To address the COVID-19 achievement gap, it might be time to reevaluate print
It’s no secret that due to the COVID-19 pandemic, distance learning is having something of “a moment.” As many schools shift from traditional in-person models to long-term hybrid and online ones, the interest in platforms that support distance learning has grown.
In return, there’s been an explosion of new distance learning solutions on the market that address a range of educational needs.
Just because the products exist, however, doesn’t mean that everyone’s needs are being met. The vast majority of distance learning solutions on the market today are digital. This assumes that every student in a given school district has ready access to a reliable computer and internet connectivity.
Today’s conscientious educators and administrators know that simply isn’t the case.
A June 1, 2020, study by McKinsey & Company projected the long-term effects of distance learning on academic achievement in the time of COVID-19. It found that “lower-income students are less likely to have access to high-quality remote learning or to a conducive learning environment, such as a quiet space with minimal distractions, devices they do not need to share, high-speed internet, and parental academic supervision.”
The study concluded, sadly but predictably, that underrepresented and minority students could fall behind academically anywhere from 10 months to a year. It also projected that “COVID-19 closures will probably increase high-school drop-out rates” among these groups.
The McKinsey study isn’t alone in its findings. Many other sources have come to the same conclusions.
I believe that our nation’s most valuable asset is its people. Unfortunately, an increasing proportion of underrepresented students are falling behind as their educational needs aren’t met. And that means we risk doing irreparable damage to our students and the future of our country.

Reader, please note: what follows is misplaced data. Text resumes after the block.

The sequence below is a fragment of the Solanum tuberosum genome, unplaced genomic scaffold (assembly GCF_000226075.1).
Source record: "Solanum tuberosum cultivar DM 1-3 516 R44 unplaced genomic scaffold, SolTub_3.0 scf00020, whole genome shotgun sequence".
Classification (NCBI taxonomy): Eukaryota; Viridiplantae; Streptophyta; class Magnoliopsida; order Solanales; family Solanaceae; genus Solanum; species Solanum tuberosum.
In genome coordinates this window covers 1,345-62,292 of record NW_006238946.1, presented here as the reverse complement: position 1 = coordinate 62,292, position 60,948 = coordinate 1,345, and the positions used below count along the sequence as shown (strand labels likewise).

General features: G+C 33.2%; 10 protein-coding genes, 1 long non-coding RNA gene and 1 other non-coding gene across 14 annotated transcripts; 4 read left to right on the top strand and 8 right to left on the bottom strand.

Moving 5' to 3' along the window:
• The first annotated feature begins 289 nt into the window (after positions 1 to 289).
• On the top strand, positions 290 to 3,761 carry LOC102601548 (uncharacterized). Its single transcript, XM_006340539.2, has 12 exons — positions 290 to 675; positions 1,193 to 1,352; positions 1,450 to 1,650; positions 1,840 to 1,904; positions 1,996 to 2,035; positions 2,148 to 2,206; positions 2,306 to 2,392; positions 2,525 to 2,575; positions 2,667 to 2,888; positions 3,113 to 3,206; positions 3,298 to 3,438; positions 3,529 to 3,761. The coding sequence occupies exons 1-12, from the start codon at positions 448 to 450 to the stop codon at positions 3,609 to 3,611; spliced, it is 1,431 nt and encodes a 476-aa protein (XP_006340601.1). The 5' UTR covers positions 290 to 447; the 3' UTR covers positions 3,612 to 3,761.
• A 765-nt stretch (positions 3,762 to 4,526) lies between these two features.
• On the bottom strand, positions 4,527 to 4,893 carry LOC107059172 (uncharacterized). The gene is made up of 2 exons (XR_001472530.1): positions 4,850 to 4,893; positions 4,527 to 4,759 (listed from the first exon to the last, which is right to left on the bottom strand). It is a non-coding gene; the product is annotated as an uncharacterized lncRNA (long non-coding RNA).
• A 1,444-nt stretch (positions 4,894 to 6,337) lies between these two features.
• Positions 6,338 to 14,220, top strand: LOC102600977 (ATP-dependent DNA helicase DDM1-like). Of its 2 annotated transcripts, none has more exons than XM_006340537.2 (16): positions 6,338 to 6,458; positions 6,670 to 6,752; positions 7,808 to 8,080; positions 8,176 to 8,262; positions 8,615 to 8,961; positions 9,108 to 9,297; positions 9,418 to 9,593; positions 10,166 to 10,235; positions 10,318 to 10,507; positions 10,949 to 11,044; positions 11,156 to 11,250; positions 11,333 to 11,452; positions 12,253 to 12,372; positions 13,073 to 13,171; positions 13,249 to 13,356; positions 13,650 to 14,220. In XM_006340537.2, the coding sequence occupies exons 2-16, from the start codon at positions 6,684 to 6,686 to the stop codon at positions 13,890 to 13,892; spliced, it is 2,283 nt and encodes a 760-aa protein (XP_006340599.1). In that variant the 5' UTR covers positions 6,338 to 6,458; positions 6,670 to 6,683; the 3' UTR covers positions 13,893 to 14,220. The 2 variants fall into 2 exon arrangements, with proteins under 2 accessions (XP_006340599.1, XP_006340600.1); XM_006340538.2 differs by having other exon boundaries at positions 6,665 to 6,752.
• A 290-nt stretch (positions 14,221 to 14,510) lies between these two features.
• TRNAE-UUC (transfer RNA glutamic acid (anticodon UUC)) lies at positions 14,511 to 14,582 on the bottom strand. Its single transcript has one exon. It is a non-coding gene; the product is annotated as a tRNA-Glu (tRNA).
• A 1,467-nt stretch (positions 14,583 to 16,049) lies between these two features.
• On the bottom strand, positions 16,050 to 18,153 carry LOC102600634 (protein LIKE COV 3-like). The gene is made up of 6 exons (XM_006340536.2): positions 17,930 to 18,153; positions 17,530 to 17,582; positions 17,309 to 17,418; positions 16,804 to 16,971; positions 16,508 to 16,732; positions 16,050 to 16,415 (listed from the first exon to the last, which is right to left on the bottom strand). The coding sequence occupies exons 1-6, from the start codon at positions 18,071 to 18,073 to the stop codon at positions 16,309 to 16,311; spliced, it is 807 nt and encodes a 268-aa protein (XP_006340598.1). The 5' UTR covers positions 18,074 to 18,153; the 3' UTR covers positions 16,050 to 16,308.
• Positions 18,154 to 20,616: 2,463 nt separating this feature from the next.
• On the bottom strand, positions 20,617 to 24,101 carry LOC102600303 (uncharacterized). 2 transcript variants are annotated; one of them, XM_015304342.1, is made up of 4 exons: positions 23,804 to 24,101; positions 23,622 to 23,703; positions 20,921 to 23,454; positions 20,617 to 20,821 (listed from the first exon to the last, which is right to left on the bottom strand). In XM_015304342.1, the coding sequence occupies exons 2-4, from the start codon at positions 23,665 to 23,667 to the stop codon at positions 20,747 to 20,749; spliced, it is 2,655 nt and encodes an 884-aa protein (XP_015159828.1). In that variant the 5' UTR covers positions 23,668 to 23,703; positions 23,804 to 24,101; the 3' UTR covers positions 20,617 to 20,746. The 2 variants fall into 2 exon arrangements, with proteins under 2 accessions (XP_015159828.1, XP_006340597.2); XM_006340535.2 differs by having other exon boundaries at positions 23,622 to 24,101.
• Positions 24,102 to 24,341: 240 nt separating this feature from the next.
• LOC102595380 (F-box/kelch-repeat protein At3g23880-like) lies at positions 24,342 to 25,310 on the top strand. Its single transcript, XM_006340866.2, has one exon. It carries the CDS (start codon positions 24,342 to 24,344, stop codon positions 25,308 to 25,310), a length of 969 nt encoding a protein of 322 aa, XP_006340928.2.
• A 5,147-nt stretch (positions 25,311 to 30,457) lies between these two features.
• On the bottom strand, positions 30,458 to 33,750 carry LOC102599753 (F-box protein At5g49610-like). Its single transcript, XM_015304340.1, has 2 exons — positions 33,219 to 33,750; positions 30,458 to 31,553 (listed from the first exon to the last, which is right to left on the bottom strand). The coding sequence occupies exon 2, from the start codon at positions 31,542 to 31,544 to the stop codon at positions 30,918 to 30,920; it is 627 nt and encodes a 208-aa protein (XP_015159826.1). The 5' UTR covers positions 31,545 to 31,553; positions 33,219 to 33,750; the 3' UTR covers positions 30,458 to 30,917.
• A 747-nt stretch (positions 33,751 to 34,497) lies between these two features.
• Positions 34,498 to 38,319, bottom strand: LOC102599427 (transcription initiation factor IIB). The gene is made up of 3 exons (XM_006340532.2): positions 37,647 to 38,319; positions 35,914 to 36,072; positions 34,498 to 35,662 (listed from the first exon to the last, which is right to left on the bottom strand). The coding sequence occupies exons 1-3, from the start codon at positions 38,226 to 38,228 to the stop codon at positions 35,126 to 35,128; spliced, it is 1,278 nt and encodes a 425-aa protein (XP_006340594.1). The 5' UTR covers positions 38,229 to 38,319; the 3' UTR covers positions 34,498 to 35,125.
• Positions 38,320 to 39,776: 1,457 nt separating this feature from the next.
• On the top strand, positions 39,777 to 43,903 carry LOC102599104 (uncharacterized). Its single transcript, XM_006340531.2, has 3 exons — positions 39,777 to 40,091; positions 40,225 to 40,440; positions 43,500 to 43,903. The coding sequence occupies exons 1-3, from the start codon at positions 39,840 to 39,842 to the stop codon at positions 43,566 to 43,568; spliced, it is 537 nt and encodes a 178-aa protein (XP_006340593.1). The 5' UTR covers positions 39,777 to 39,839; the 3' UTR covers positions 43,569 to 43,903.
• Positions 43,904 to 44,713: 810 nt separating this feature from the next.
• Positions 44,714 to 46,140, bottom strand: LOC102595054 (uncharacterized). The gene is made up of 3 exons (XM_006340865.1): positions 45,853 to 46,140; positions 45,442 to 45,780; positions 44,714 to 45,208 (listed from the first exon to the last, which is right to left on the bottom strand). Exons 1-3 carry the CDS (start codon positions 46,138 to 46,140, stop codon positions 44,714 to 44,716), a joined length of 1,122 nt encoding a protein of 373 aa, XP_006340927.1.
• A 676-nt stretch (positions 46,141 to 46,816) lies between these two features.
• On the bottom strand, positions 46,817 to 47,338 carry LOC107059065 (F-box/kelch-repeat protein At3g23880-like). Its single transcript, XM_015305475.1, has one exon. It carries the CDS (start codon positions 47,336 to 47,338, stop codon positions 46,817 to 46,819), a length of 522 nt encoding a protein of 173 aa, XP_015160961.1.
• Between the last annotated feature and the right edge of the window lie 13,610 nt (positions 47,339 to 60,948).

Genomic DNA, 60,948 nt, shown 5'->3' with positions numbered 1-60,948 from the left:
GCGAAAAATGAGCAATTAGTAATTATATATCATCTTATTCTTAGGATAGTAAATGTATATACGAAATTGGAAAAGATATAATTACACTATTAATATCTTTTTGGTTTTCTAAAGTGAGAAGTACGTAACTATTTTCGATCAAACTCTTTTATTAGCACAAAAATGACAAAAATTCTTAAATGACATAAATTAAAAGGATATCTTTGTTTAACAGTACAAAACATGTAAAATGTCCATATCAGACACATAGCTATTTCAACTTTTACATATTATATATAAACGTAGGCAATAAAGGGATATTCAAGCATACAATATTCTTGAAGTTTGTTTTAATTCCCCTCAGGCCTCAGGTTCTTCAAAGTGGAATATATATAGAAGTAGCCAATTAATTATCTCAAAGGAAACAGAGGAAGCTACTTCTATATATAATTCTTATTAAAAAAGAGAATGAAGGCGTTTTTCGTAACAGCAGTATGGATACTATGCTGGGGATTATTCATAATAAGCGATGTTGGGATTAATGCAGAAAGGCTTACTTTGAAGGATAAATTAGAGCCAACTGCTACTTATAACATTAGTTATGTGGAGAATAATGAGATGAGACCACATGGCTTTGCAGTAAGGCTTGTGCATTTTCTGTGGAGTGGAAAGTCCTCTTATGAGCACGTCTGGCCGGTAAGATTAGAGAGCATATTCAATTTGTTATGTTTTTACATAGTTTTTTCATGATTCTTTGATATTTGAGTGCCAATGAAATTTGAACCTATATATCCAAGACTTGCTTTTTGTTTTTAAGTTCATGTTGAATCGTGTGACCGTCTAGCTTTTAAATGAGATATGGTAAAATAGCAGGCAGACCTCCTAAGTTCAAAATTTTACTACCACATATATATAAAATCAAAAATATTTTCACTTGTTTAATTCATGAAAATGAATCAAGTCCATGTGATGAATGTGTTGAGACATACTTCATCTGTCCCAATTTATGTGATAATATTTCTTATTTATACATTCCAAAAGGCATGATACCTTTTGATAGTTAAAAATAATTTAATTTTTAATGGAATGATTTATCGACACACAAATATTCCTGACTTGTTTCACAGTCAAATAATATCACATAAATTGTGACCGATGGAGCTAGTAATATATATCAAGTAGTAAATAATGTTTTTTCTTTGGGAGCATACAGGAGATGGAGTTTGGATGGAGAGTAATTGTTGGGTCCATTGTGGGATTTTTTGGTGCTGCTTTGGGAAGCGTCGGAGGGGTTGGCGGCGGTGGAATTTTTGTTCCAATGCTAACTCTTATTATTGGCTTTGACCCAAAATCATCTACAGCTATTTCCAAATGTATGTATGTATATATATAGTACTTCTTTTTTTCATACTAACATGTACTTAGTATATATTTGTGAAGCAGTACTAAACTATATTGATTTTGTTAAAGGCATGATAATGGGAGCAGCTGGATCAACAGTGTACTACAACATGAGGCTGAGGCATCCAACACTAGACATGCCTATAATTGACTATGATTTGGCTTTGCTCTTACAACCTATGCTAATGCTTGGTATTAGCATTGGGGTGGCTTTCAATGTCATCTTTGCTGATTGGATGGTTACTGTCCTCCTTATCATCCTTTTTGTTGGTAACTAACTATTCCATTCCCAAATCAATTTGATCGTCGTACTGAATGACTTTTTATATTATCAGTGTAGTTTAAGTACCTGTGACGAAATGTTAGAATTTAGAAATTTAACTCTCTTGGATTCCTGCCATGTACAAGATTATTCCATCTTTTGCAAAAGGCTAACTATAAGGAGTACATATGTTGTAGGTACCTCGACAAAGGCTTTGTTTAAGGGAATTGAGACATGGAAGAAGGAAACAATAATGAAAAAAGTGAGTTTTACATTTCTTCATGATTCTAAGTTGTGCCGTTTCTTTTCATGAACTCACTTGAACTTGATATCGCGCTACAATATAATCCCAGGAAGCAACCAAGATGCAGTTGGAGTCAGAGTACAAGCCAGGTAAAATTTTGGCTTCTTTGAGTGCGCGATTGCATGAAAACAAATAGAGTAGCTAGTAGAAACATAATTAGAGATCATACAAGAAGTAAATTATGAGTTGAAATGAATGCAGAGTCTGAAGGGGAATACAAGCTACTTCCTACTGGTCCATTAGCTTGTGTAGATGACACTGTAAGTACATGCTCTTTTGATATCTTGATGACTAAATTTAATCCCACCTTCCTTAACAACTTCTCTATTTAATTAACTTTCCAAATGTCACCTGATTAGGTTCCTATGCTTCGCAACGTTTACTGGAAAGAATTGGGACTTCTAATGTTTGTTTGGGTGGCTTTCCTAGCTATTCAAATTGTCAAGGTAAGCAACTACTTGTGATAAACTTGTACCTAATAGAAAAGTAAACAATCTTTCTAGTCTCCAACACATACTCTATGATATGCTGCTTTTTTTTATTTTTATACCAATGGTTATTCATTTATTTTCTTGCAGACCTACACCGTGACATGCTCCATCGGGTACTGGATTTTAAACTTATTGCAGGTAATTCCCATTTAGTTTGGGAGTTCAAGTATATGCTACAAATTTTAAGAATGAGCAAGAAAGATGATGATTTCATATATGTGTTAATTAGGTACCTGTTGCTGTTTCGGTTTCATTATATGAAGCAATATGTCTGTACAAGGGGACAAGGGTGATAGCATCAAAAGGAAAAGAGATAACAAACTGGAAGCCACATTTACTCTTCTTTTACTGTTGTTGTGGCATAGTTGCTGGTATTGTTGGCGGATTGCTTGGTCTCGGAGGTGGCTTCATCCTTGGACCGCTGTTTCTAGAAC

Here at Walch, we have a long tradition of supporting and enhancing math programs. We see first-hand the increasing failure rates of algebra students and the discouragement and frustration this creates. Addressing this problem is one of our highest priorities.
Technology fails. Depending on the resources available, it fails more frequently for some more than others. And for some students, the technology isn’t available in the first place—for every school district that can provide a computer to students, there’s another that can’t. And even then, there’s no guarantee that internet access is available.
You know what doesn’t crash or require an internet connection? Print products. I’m aware that in today’s world, print products are almost an old-fashioned notion. But time and time again, Walch has seen that print products, when blended with modern technologies, provide a differentiated approach to teaching and learning that’s more reliable, more effective, and less sensitive to socioeconomic factors than their purely digital counterparts. Any student, anywhere and at any time, can access a printed workbook.
There are other benefits, as well. Printed workbooks are inexpensive. You can write on the pages. They can be customized, tailored, and personalized just like today’s AI solutions. They don’t cause screen fatigue. And they’re secure: they can’t be “Zoom-bombed,” phished, or infected with a virus.
Since the advent of civilization, educators have recognized the importance of having students learn in a physical classroom. Today’s COVID-19 pandemic has provided modern education experts with a bittersweet opportunity: the ability to witness what happens when students aren’t able to learn in person. As seen above, it’s not promising. Many students simply aren’t learning well through digital distance learning solutions alone. In the worst case, an entire strata of underrepresented students isn’t being reached at all.
At Walch, we believe we can—and should—do better. It’s time educators and administrators re-evaluate the power of print in their distance learning curriculums. An entire generation could depend on it.
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